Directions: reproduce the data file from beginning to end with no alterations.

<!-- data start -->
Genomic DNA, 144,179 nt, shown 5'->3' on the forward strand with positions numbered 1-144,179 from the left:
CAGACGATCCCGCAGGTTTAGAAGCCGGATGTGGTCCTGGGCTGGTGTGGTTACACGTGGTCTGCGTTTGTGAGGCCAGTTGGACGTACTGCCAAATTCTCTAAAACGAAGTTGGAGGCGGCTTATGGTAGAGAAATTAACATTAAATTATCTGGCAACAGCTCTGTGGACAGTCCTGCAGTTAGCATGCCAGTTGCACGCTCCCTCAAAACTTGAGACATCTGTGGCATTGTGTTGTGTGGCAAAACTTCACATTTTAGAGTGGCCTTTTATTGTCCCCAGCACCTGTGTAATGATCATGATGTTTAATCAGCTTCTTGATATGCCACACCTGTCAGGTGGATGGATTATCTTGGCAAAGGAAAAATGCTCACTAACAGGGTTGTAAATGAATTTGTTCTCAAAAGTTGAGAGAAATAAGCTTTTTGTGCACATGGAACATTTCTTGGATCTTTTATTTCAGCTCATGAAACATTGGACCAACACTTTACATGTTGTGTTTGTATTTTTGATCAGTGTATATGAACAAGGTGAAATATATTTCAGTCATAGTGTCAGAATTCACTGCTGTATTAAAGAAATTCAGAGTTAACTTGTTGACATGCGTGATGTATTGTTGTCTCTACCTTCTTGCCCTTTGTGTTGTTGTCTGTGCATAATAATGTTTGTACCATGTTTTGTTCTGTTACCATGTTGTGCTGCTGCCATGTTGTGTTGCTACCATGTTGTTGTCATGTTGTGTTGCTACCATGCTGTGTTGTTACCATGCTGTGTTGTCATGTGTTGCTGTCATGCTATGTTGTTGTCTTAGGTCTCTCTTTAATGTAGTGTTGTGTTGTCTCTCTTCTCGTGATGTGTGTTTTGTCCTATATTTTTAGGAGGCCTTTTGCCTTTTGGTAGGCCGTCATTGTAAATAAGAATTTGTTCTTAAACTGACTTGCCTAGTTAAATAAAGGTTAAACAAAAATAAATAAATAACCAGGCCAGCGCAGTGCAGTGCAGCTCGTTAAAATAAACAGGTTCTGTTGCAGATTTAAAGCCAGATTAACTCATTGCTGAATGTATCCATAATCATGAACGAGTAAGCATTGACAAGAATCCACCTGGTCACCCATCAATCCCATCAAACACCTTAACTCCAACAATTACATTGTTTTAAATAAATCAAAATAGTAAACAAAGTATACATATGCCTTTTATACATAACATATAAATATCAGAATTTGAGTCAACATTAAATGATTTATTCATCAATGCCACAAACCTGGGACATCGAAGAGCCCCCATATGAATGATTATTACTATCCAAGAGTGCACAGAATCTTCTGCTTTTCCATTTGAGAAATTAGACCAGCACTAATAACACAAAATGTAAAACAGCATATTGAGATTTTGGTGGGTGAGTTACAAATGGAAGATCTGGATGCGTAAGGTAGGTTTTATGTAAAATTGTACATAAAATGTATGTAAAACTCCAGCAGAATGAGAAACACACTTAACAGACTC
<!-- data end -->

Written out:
Genomic DNA, 144,179 nt, shown 5'->3' on the forward strand with positions numbered 1-144,179 from the left:
CAGACGATCCCGCAGGTTTAGAAGCCGGATGTGGTCCTGGGCTGGTGTGGTTACACGTGGTCTGCGTTTGTGAGGCCAGTTGGACGTACTGCCAAATTCTCTAAAACGAAGTTGGAGGCGGCTTATGGTAGAGAAATTAACATTAAATTATCTGGCAACAGCTCTGTGGACAGTCCTGCAGTTAGCATGCCAGTTGCACGCTCCCTCAAAACTTGAGACATCTGTGGCATTGTGTTGTGTGGCAAAACTTCACATTTTAGAGTGGCCTTTTATTGTCCCCAGCACCTGTGTAATGATCATGATGTTTAATCAGCTTCTTGATATGCCACACCTGTCAGGTGGATGGATTATCTTGGCAAAGGAAAAATGCTCACTAACAGGGTTGTAAATGAATTTGTTCTCAAAAGTTGAGAGAAATAAGCTTTTTGTGCACATGGAACATTTCTTGGATCTTTTATTTCAGCTCATGAAACATTGGACCAACACTTTACATGTTGTGTTTGTATTTTTGATCAGTGTATATGAACAAGGTGAAATATATTTCAGTCATAGTGTCAGAATTCACTGCTGTATTAAAGAAATTCAGAGTTAACTTGTTGACATGCGTGATGTATTGTTGTCTCTACCTTCTTGCCCTTTGTGTTGTTGTCTGTGCATAATAATGTTTGTACCATGTTTTGTTCTGTTACCATGTTGTGCTGCTGCCATGTTGTGTTGCTACCATGTTGTTGTCATGTTGTGTTGCTACCATGCTGTGTTGTTACCATGCTGTGTTGTCATGTGTTGCTGTCATGCTATGTTGTTGTCTTAGGTCTCTCTTTAATGTAGTGTTGTGTTGTCTCTCTTCTCGTGATGTGTGTTTTGTCCTATATTTTTAGGAGGCCTTTTGCCTTTTGGTAGGCCGTCATTGTAAATAAGAATTTGTTCTTAAACTGACTTGCCTAGTTAAATAAAGGTTAAACAAAAATAAATAAATAACCAGGCCAGCGCAGTGCAGTGCAGCTCGTTAAAATAAACAGGTTCTGTTGCAGATTTAAAGCCAGATTAACTCATTGCTGAATGTATCCATAATCATGAACGAGTAAGCATTGACAAGAATCCACCTGGTCACCCATCAATCCCATCAAACACCTTAACTCCAACAATTACATTGTTTTAAATAAATCAAAATAGTAAACAAAGTATACATATGCCTTTTATACATAACATATAAATATCAGAATTTGAGTCAACATTAAATGATTTATTCATCAATGCCACAAACCTGGGACATCGAAGAGCCCCCATATGAATGATTATTACTATCCAAGAGTGCACAGAATCTTCTGCTTTTCCATTTGAGAAATTAGACCAGCACTAATAACACAAAATGTAAAACAGCATATTGAGATTTTGGTGGGTGAGTTACAAATGGAAGATCTGGATGCGTAAGGTAGGTTTTATGTAAAATTGTACATAAAATGTATGTAAAACTCCAGCAGAATGAGAAACACACTTAACAGACTC